Indexation of the income tax system is not necessarily a reprehensible idea. Inflation is, after all, a shoddy way to raise taxes. But the people who don't want to raise taxes that way seem to be the people who don't want to raise taxes any other way. They disapprove of large deficits in principle, but don't plan to do much about them in practice. There's a lot to make you uneasy about both sides of the indexation argument.

Beginning in 1985 all the income tax brackets, as well as the standard exemptions and deductions, are to rise each year with the consumer price index. That was part of the gigantic Reagan tax bill in 1981. It's intended to keep inflation from raising people's taxes by pushing them into higher tax brackets. A good many people in Congress think that they ought to repeal it.

The case against indexation is not one of high principle, but simply that the government needs money. The original Reagan strategy assumed that lower taxes would enforce lower spending. But it hasn't worked out that way. Mr. Reagan has found budget-cutting harder than he had thought. The federal deficit is now in the range of $200 billion and would continue there next year even under Mr. Reagan's own budget proposals. If he doesn't like tax increases that are generated by inflation, what kind of tax increases would he prefer?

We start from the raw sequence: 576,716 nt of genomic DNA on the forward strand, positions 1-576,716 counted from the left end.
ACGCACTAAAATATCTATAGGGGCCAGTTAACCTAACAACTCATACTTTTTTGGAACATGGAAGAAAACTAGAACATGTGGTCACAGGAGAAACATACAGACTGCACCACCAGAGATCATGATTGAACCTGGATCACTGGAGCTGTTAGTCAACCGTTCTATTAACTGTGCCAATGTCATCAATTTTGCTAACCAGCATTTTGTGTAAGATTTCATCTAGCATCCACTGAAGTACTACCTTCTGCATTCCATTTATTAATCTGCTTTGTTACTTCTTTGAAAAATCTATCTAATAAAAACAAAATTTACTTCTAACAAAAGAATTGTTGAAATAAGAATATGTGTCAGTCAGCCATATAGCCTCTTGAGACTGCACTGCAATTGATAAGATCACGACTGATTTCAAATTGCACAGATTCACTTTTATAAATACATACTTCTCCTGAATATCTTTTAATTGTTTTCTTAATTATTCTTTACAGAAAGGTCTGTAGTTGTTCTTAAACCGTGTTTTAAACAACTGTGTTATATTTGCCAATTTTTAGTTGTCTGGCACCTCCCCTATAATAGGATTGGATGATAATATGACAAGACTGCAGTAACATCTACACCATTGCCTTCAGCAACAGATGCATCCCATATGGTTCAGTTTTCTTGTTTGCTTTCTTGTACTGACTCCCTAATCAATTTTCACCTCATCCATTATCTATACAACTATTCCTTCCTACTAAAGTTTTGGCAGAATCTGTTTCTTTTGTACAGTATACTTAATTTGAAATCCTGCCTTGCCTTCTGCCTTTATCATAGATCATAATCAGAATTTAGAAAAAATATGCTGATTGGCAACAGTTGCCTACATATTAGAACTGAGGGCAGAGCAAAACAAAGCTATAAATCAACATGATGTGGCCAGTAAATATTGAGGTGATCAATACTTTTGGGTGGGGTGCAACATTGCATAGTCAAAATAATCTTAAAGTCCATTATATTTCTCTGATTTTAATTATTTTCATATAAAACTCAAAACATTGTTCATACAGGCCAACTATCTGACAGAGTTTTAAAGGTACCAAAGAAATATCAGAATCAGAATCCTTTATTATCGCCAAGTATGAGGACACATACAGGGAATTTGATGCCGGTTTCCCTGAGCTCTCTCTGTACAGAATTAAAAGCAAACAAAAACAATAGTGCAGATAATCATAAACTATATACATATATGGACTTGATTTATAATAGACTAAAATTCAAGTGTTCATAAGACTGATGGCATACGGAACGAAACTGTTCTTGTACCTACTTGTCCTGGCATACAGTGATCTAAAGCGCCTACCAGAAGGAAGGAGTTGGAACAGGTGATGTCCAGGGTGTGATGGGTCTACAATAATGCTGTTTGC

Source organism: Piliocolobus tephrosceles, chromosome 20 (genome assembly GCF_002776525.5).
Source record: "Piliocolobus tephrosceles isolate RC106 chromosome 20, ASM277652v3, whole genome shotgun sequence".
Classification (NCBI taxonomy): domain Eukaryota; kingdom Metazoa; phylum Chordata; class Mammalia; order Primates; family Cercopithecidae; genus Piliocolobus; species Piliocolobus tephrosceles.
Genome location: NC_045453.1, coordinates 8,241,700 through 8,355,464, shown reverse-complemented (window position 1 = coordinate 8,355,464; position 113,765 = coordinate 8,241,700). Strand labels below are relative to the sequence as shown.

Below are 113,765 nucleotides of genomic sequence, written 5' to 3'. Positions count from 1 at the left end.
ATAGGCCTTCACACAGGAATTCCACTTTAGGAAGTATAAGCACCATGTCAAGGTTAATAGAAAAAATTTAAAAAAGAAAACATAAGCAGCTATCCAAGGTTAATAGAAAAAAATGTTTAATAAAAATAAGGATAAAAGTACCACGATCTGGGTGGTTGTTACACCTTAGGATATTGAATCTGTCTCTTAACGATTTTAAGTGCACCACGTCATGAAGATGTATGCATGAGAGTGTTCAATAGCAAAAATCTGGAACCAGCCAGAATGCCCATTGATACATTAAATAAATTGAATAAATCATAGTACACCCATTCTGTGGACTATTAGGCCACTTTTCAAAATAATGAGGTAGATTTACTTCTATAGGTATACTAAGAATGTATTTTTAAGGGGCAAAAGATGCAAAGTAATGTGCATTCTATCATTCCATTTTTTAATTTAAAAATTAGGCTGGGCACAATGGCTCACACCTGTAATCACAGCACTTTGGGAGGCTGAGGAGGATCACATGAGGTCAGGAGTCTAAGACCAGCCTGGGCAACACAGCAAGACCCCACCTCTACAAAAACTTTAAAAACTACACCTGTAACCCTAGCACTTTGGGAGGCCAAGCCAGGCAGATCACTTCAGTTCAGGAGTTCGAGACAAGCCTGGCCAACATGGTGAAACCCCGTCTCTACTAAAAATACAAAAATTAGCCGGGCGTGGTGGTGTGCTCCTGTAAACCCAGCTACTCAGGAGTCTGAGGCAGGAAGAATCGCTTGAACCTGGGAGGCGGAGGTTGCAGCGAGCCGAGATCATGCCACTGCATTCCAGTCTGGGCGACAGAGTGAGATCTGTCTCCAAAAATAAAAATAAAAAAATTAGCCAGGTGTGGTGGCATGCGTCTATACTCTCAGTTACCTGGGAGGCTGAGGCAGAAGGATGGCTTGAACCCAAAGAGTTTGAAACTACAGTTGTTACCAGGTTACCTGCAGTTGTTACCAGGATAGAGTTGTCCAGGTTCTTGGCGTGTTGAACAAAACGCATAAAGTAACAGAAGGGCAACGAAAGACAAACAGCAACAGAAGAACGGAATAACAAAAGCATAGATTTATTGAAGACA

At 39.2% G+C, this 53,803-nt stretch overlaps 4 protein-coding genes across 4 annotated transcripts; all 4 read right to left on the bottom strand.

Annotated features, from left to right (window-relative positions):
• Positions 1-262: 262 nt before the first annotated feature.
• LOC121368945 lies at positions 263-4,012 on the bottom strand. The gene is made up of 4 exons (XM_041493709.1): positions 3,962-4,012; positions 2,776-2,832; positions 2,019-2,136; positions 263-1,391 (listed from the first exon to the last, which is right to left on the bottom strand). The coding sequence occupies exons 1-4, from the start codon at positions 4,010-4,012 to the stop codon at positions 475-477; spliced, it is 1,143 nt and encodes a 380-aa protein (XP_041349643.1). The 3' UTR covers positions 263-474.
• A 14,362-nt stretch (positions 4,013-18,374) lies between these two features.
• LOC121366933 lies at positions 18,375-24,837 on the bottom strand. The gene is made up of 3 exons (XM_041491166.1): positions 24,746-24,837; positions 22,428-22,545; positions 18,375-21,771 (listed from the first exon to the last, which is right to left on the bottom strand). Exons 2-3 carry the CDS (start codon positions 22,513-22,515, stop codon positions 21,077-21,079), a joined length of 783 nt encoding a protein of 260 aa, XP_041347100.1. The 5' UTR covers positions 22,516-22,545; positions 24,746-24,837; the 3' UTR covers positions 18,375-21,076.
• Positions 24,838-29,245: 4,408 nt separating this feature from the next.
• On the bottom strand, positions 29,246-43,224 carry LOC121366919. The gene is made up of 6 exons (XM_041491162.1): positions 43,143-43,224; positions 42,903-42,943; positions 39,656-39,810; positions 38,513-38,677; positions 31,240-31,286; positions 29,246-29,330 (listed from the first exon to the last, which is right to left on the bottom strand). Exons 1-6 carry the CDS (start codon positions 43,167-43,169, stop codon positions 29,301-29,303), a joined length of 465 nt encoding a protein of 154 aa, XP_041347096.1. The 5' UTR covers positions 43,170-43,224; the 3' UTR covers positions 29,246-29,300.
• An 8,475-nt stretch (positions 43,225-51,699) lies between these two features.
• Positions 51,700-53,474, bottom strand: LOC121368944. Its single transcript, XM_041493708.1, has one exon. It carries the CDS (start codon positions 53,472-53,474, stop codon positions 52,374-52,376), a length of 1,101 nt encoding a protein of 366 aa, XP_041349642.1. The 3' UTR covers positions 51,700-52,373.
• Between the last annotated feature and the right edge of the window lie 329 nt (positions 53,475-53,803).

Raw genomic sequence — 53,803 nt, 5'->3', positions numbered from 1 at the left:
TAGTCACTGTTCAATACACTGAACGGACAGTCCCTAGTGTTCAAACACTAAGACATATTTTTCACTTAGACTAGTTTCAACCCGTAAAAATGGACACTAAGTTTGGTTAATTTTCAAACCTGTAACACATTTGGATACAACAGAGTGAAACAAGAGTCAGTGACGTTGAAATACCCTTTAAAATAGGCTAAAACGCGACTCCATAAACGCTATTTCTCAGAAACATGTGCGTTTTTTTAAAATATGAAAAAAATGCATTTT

The ideal answer to the indexation question is to hold inflation at zero. If consumer prices are stable, it doesn't make any difference whether the tax system is indexed or not. Too great a concern in Washington for indexation suggests, to the financial markets, not nearly enough concern for keeping inflation down.

If the White House and a majority of Congress join forces in a great defense of indexation, people elsewhere will assume that Washington anticipates rising inflation and is merely trying to shield one very vocal constituency, the middle-income taxpayers, from one of its consequences. Mr. Reagan and his allies in Congress might want to consider a little more carefully whether they wish to convey precisely that impression.

The perfect tax system might perhaps be indexed. But that isn't the main issue. Behind indexation looms a reality of much more urgent concern: the American tax system, under present law, falls dangerously short of balancing the spending that, after two years of intense debate, Americans--including Mr. Reagan--have decided the country wants and needs.